May 042009

I have written about the dangers of bad weather when on the road in your RV, but as the pictures with this blog show, you can get into trouble even when parked in a campground.

A tornado tore through the NACO Natchez Trace campground near Hohenwald, Tennessee Monday, destroying several RVs and other vehicles, and causing some minor injuries.

Our good friends Rick and Joyce Lang, who are the on-the-road weighing crew for RVSEF, were in the campground and Joyce sent me a link to a photo slideshow she took of the damage. Another reader also sent me several of the pictures included here. Joyce said they were okay, but the fifth wheel next to them was on its roof and had pushed in their bedroom slide. A tree limb also punched through one of the Fantastic vents and they got a lot of water inside. They are staying in a motel until the insurance company sorts through the mess.

Joyce said the people in the trailer were not as lucky. They were both transported to the hospital and admitted for treatment.

As these pictures show, no RV is a safe refuge in a tornado or extreme winds. If you are traveling in Tornado Alley and the weather looks threatening, monitor your emergency weather radio, and know where the shelters are in your campground. Our old bus weighs a lot more than most RVs on the road, and we’ve spent time in a campground shelter during tornado warnings, so take a lesson from your old Uncle Nicky and get thyself out of that box on wheels if danger approaches!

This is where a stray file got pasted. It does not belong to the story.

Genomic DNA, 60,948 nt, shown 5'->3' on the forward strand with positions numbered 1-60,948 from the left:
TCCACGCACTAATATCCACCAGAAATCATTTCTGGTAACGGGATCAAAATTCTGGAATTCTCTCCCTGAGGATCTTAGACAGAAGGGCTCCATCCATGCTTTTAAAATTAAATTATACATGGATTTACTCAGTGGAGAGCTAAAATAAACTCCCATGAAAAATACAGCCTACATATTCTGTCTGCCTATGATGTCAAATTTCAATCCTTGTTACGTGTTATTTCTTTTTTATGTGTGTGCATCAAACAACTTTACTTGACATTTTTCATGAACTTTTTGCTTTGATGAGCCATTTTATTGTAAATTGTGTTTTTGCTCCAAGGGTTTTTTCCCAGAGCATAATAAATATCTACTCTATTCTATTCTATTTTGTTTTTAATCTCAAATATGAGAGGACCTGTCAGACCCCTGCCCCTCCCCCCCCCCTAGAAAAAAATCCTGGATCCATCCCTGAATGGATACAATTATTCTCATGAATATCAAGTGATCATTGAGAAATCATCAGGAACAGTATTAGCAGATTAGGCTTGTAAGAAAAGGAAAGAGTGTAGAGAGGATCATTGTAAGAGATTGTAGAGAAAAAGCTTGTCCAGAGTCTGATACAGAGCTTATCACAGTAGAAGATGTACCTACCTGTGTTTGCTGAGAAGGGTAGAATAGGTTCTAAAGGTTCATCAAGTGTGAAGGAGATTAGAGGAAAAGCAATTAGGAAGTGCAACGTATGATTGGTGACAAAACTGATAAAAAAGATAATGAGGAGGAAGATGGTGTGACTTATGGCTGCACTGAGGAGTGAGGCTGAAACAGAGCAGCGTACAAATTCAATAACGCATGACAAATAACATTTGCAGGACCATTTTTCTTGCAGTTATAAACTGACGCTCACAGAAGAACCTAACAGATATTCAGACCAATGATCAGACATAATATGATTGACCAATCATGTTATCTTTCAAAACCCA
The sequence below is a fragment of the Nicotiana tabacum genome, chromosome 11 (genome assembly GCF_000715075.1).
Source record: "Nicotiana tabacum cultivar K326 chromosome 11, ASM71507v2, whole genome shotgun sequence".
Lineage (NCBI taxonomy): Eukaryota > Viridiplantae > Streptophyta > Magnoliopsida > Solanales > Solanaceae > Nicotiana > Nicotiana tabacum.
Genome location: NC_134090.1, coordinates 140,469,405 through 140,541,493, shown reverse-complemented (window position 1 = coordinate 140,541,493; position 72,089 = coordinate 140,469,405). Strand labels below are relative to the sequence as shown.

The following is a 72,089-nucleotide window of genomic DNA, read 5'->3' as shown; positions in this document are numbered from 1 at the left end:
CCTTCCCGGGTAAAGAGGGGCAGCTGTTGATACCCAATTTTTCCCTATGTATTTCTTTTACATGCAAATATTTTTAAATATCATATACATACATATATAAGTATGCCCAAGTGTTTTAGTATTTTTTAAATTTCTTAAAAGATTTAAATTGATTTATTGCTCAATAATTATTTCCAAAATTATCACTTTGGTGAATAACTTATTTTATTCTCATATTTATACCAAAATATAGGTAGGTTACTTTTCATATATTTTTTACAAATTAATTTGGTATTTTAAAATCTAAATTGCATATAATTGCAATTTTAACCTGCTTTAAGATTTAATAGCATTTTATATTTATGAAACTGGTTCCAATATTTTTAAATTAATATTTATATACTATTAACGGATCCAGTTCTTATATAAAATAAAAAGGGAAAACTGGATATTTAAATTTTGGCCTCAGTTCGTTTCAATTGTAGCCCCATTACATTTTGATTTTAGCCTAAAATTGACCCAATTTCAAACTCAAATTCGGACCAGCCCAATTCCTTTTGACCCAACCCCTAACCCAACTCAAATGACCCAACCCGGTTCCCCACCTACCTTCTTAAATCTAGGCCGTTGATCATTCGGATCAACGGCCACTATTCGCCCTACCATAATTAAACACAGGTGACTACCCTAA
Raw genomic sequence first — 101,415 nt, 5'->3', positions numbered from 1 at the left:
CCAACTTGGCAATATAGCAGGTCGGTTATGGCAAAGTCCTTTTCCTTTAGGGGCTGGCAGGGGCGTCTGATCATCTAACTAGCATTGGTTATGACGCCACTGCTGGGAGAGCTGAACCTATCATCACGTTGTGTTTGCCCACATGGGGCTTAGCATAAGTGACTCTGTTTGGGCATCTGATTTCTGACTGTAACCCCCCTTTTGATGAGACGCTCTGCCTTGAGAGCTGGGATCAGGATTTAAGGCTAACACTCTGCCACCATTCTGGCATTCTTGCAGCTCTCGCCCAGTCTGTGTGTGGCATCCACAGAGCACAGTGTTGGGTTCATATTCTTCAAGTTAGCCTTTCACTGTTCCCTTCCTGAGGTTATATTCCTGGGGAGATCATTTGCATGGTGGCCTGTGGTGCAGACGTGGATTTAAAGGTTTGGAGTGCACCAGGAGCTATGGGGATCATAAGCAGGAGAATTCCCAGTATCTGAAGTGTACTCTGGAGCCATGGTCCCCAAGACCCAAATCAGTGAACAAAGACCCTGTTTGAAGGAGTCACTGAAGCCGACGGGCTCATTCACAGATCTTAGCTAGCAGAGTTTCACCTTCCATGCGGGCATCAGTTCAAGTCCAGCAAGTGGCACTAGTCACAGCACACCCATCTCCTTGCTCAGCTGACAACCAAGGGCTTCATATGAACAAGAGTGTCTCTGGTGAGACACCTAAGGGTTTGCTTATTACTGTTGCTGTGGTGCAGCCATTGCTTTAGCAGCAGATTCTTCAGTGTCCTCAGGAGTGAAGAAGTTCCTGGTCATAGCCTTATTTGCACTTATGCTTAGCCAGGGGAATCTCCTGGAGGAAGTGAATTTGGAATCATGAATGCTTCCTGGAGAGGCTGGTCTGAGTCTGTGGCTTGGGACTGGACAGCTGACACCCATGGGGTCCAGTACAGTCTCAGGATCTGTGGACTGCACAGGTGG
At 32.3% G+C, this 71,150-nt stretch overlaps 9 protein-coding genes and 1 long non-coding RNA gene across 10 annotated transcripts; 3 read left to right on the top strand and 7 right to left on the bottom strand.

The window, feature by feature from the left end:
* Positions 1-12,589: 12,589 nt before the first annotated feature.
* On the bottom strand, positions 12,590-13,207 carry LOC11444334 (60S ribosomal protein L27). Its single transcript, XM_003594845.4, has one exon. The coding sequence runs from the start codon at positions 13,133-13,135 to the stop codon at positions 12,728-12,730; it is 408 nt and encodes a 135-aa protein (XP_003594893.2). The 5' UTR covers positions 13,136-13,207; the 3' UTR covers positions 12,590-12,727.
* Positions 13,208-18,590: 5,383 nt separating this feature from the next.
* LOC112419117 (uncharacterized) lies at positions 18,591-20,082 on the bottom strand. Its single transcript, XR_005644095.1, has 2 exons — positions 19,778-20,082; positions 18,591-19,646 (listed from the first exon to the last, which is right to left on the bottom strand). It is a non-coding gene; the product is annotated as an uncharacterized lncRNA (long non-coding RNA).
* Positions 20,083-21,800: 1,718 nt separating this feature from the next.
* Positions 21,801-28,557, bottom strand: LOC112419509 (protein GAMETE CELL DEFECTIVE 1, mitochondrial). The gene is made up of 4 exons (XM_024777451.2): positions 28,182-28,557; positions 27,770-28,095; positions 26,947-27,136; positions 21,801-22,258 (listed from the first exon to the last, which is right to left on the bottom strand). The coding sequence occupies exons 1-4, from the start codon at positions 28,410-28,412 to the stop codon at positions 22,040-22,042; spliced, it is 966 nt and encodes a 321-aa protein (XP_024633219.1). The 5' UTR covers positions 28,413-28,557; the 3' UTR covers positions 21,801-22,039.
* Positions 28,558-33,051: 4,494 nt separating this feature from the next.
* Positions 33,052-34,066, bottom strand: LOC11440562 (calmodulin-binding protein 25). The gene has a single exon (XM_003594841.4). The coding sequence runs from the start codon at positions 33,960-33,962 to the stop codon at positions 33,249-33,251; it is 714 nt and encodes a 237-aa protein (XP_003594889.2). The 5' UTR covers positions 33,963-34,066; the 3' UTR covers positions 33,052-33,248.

We have dodged tornadoes from Texas to Indiana and across the Midwest, and we’ve had some close calls, but we’ve been lucky. We accept that there is a possibility that we could get hit someday, just as we accept the fact that the next trucker coming at us down the highway may fall asleep and cross over into our lane. We plan ahead, we remain alert, but we don’t stop enjoying life because of what “could happen.”

On a different topic, I have been working hard on the possibilities of an electronic edition of the Gypsy Journal for those readers who don’t want to pay for mail forwarding or don’t want the hassles of dealing with paper. As I reported a few days ago, we found an online option to publish the digital edition, but it is prohibitively expensive.

I tried several different formatting options for a PDF version that I could e-mail directly to subscribers who wanted that option, but the file was almost 19MB, which was much too big for some peoples’ e-mail boxes, or downloaded very slowly on some internet connections.

Longtime reader Ken Wiseman and I bounced some ideas around by e-mail, but the problem was that the photos in the printed edition are at such a high resolution that the files were huge. Going in and replacing the photos with smaller resolution copies was too time intensive to be reasonable.